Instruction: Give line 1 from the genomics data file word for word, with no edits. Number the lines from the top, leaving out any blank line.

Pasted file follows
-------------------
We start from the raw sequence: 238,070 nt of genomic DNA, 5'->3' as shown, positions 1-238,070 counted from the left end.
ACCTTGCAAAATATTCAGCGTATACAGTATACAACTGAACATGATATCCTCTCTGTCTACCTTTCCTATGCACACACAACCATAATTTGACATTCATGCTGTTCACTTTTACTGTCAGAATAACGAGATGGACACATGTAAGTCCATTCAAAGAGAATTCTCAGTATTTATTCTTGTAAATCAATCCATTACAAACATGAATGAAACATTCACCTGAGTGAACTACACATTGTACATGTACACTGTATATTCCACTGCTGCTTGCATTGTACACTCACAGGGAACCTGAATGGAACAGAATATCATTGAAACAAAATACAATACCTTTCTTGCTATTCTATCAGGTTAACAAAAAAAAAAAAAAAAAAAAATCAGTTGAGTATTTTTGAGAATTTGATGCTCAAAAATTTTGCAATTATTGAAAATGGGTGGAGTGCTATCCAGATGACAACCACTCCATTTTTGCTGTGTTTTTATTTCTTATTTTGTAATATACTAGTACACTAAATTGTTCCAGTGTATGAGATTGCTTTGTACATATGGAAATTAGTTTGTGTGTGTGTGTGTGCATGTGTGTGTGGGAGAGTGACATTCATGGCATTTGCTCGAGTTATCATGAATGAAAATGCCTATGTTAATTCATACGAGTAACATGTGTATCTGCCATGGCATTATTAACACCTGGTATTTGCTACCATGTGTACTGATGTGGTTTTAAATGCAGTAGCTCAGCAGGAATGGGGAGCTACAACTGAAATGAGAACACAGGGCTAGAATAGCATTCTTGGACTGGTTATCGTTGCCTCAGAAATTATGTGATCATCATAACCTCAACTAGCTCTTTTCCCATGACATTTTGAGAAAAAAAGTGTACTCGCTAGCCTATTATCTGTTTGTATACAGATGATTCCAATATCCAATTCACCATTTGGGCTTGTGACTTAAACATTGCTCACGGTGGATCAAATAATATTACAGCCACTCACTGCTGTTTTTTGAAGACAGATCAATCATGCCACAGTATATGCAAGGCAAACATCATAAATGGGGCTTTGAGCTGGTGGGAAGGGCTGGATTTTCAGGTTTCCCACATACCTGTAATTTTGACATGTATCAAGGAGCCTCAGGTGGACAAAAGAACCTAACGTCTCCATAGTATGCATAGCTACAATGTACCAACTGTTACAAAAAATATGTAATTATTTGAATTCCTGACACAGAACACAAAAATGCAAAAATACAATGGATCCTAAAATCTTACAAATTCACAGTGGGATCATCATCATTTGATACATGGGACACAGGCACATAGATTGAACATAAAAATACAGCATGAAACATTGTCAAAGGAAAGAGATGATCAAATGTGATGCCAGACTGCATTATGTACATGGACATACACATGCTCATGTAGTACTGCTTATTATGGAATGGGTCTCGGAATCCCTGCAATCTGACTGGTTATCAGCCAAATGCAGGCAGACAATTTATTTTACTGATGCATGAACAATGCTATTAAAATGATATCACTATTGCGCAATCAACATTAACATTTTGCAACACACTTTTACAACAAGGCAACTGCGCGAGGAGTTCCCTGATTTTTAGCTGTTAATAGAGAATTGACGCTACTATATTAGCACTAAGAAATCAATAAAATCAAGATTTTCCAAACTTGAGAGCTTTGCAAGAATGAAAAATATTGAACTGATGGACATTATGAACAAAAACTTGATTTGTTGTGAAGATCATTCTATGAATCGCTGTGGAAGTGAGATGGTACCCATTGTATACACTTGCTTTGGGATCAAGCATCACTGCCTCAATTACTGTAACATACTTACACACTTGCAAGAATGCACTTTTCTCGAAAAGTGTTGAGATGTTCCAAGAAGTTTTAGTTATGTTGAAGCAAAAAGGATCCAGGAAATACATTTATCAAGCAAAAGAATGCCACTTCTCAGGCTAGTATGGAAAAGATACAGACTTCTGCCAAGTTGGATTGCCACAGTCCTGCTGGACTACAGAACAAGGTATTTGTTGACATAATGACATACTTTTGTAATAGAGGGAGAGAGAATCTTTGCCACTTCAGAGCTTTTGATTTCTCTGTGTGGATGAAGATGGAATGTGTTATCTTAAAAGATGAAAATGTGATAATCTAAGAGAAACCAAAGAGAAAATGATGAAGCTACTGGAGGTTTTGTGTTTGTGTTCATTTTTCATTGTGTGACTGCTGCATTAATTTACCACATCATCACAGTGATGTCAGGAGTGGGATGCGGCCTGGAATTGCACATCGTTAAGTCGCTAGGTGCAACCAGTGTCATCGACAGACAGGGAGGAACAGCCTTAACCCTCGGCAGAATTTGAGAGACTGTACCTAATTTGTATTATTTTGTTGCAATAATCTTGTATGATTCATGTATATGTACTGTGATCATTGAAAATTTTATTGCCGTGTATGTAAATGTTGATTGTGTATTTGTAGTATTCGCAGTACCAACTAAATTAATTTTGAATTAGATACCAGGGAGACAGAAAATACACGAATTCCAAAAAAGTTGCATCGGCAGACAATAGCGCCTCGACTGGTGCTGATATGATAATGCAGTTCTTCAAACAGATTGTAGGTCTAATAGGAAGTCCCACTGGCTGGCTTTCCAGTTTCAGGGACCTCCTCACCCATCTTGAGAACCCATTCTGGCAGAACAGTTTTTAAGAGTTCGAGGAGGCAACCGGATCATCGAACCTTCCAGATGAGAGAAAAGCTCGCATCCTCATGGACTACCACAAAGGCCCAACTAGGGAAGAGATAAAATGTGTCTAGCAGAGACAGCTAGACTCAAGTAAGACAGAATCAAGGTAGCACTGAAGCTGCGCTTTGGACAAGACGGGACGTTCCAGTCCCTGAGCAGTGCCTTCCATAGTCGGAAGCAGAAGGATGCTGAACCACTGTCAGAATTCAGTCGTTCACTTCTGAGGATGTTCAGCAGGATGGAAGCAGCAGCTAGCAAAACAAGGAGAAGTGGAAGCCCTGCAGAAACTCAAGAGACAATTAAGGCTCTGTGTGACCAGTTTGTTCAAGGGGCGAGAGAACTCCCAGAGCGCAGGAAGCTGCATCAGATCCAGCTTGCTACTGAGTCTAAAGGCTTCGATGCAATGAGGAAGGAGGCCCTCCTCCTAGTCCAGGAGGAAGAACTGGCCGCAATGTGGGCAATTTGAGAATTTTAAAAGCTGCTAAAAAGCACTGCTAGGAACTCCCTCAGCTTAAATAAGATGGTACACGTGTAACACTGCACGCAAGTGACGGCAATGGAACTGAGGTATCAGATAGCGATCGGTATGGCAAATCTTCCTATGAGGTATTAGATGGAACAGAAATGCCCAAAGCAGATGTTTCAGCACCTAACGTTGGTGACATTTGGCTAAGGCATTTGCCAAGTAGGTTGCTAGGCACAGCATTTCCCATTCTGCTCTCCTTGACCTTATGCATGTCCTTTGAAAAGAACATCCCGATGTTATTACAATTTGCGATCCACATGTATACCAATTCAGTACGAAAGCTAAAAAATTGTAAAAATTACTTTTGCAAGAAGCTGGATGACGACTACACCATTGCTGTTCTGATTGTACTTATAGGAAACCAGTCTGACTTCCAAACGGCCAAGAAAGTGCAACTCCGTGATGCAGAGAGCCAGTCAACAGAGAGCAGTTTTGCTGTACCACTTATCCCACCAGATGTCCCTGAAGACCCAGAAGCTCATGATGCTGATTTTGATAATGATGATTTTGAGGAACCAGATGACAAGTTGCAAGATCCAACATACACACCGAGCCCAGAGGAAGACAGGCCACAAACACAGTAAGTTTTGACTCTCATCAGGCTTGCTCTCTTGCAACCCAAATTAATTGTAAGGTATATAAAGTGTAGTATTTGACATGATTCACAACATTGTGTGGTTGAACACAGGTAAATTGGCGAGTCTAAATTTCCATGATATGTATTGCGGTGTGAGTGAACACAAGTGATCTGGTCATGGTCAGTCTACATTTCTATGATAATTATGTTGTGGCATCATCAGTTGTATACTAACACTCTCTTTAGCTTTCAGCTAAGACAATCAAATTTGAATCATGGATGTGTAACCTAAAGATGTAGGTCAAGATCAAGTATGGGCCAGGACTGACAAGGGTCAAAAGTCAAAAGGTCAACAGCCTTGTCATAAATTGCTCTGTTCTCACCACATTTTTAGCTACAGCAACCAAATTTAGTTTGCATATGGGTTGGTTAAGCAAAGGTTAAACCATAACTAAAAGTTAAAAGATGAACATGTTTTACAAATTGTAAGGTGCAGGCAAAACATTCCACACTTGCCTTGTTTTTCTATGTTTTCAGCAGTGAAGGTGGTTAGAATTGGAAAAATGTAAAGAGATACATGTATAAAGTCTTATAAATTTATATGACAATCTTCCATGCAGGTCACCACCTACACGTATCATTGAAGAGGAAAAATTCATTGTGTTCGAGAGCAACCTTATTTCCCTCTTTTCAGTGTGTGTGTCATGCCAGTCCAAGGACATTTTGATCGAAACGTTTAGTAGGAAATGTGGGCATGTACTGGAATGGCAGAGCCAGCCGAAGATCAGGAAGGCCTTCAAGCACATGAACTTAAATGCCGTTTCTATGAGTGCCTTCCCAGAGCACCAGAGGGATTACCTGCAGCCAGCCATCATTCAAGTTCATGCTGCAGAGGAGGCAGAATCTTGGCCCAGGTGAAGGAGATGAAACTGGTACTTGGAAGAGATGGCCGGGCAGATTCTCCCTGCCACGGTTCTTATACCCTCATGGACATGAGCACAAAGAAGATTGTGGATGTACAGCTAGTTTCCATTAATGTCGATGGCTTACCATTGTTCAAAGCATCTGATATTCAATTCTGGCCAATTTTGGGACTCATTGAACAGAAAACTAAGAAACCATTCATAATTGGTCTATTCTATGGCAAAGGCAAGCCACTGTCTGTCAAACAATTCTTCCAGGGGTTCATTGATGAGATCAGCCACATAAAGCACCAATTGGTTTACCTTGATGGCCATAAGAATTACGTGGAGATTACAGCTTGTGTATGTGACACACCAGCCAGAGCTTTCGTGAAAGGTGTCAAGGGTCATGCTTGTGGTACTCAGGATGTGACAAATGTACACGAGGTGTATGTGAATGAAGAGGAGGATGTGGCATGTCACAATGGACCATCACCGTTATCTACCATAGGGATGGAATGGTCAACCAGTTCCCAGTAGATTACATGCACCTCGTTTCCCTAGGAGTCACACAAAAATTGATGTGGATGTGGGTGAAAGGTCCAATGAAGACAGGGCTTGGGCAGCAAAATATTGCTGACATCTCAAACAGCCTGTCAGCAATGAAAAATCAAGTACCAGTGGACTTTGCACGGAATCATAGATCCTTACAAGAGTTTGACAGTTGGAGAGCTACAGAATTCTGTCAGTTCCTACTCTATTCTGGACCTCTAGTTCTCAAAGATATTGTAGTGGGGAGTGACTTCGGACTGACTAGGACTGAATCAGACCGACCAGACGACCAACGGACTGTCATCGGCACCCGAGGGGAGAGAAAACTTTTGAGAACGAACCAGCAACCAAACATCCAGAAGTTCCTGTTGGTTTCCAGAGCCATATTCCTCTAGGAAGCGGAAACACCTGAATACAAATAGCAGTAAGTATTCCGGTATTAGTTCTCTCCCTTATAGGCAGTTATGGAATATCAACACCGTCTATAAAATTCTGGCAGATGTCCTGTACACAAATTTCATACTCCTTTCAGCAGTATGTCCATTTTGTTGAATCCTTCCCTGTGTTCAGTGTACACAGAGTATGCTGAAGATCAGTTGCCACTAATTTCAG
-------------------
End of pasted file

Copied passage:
We start from the raw sequence: 238,070 nt of genomic DNA, 5'->3' as shown, positions 1-238,070 counted from the left end.